It wasn’t our intention. We weren’t actually going RV shopping. We were only going to check out the RV show put on by La Mesa RV to see what new trends are happening in the RV world. It was the first warm and sunny day in many weeks so why not? We have been making a list of “must-haves” if we were ever to find the perfect next RV. Dang it! We found exactly what we were looking for and only one year old, making it more reasonable than a new one.
We have owned our 31 foot travel trailer since 2002. It has seen us through 13 years of travel, including three summers of camp hosting at The Meadows campground on Rabbit Ears Pass, multiple long range trips, housing our house guests when parking in our Steamboat driveway, and served us very well through all of it. But she is an old girl, not unlike me. Some things don’t work as well as they could and others are going to give out eventually.
A 13-year old travel trailer is three years beyond the recommended life of an RV, with 10 years being the cut off to be allowed in some parks (to keep the “riff-raff” out and degrade the park – yes, really.). It is the age where things start breaking or outliving their useful lives. We have recently found that our trailer does not have the correct wiring installed in the walls to hook up to our new Dish satellite. Currently we are running co-ax cable through a side window, to the TV, and covering the cable with a throw rug. With the cable through the window, we are unable to totally close it and it gets a bit nippy when the temps fall.
A couple of months ago, when we first hit the road, one of the foot pedals on the RV toilet snapped off. It was the one that lets you add water to the bowl but doesn’t actually do the flushing. It’s been working just fine… until last Saturday. In the early morning hours, after using the facility, the other pedal snapped off. Not having had my coffee yet, I figured this wasn’t a good thing, and found a way to depress the pedal lever without having a pedal – a trusty dinner knife, wedged in the resulting hole (a Girl Scout is always prepared). Once Cooper got up, he determined that the knife might also snap off the way I was using it, and proceeded to bring out one of his screwdrivers to use to push the pedal straight down. (That was harder than the knife to execute, but a broken knife would have created its own problems under the toilet.) Knowing that this would not be a good solution for very long, we decided to go straight to Camping World and buy a new, improved, ADA compliant, and 2.5 inches taller, unit. And as long as we were out, and on that side of town, why wouldn’t we swing by the RV show that was at the Pima County Fairgrounds.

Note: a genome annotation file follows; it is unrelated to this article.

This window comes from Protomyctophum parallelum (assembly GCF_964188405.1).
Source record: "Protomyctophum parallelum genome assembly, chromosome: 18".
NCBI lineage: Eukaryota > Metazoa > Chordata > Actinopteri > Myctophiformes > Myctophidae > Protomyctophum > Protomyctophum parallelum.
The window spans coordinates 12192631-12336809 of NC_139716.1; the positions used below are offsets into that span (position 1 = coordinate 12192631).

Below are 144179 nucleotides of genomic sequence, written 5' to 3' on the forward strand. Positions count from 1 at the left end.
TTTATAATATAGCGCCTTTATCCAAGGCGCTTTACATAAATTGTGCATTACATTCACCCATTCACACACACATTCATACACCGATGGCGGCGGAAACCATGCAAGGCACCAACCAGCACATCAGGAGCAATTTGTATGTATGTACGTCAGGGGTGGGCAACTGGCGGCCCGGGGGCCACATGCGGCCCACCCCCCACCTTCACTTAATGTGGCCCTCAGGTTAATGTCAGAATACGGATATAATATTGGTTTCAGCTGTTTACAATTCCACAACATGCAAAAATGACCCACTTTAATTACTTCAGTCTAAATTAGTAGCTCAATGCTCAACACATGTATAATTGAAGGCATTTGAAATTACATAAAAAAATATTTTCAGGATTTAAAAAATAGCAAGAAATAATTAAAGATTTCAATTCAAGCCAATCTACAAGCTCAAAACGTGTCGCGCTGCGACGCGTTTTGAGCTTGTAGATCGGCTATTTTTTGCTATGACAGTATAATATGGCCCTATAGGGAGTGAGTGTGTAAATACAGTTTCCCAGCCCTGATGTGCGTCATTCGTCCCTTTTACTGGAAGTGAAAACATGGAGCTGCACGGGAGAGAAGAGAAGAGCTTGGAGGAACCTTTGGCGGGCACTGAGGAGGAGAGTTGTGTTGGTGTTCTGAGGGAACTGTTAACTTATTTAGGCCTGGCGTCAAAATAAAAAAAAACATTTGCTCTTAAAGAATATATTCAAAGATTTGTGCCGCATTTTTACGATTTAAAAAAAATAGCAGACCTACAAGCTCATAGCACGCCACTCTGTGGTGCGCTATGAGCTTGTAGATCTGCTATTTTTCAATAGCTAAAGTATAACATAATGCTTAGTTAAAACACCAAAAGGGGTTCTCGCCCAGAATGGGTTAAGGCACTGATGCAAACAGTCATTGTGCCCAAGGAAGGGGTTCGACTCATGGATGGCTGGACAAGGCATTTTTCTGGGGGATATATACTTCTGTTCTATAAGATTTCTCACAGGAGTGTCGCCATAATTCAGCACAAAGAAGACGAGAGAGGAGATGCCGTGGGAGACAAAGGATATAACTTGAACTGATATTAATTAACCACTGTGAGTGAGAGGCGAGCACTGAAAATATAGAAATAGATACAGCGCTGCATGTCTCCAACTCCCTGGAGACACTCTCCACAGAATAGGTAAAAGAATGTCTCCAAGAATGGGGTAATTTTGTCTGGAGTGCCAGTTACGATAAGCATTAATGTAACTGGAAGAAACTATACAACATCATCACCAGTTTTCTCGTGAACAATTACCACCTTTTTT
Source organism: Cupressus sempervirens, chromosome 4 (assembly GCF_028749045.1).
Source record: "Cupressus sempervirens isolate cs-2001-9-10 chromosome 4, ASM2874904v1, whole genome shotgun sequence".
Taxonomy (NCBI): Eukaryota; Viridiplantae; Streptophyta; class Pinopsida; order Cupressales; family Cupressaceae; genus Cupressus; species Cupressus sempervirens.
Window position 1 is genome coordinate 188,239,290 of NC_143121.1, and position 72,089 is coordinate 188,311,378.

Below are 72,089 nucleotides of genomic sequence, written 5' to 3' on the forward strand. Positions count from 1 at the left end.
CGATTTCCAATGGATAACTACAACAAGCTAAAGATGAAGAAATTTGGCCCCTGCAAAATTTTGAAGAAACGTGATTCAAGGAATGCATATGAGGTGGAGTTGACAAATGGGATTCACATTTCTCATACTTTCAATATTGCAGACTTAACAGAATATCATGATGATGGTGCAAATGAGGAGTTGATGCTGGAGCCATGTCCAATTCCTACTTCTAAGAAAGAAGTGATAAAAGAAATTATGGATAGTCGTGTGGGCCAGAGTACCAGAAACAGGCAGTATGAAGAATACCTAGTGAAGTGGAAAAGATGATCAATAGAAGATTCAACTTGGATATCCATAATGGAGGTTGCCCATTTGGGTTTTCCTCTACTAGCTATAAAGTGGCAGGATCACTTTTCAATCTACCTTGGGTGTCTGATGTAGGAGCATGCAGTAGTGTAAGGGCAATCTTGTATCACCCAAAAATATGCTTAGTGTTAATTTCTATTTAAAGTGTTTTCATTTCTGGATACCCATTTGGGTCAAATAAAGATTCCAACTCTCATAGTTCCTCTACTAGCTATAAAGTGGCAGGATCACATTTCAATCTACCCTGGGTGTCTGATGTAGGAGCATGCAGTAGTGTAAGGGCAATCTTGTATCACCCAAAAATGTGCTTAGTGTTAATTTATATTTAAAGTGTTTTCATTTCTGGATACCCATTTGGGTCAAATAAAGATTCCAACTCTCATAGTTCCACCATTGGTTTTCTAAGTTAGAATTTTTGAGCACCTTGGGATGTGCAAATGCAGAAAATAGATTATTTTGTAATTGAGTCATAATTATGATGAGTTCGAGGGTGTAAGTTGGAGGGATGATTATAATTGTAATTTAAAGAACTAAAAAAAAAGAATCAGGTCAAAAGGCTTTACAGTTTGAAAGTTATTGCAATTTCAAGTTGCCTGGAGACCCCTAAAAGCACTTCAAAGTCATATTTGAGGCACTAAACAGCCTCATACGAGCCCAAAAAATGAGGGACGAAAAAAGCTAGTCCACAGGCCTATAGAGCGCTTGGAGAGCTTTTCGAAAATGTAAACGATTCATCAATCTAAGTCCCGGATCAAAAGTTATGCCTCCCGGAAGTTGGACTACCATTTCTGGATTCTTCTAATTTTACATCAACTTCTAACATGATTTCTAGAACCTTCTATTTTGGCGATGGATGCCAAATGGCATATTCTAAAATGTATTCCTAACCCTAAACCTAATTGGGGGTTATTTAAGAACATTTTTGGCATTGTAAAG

Sure, why not? It’s always good to see what is new in the world of RVing.
I digress. Skip the next few paragraphs if you are familiar with different types of RVs.